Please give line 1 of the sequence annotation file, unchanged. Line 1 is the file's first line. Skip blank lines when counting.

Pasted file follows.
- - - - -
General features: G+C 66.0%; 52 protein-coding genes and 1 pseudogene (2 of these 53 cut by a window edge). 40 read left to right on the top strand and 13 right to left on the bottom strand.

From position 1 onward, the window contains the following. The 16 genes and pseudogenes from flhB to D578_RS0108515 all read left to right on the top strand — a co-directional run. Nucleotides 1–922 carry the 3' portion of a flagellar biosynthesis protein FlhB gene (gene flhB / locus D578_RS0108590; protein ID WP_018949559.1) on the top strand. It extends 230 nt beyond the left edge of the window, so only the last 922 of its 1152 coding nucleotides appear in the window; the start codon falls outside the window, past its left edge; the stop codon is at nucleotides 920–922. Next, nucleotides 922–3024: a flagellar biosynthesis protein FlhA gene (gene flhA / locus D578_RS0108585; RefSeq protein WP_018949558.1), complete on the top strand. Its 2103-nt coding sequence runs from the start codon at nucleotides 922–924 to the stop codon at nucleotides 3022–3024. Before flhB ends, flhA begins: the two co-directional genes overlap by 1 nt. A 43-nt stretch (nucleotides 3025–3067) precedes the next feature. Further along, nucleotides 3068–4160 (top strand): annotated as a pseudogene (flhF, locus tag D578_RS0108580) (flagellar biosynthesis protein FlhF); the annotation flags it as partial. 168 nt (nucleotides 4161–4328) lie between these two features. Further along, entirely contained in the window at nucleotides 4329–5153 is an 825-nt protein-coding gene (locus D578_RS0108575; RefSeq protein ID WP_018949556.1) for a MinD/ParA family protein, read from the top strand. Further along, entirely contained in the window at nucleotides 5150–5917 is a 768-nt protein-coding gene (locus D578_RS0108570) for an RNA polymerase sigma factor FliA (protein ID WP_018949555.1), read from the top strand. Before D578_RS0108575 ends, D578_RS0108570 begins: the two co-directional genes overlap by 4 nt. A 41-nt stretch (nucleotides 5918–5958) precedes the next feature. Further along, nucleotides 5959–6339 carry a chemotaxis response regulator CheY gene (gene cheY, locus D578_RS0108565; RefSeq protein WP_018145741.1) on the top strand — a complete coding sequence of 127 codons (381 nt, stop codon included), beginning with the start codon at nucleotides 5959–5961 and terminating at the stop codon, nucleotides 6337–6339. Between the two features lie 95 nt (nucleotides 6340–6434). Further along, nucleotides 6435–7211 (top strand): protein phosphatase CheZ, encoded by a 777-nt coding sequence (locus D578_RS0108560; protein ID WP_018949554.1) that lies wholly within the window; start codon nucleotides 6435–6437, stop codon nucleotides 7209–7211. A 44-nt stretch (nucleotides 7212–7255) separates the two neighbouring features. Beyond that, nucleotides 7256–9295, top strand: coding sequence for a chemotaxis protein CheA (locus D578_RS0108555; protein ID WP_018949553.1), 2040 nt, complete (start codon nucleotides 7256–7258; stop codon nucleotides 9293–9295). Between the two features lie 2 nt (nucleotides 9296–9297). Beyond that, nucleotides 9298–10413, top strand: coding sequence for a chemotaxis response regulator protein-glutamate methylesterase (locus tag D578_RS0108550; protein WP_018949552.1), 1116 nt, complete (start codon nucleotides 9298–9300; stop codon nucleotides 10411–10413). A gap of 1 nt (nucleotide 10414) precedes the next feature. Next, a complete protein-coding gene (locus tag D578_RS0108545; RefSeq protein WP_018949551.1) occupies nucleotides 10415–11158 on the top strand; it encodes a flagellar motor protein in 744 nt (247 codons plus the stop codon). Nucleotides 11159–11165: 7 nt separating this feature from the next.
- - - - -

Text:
General features: G+C 66.0%; 52 protein-coding genes and 1 pseudogene (2 of these 53 cut by a window edge). 40 read left to right on the top strand and 13 right to left on the bottom strand.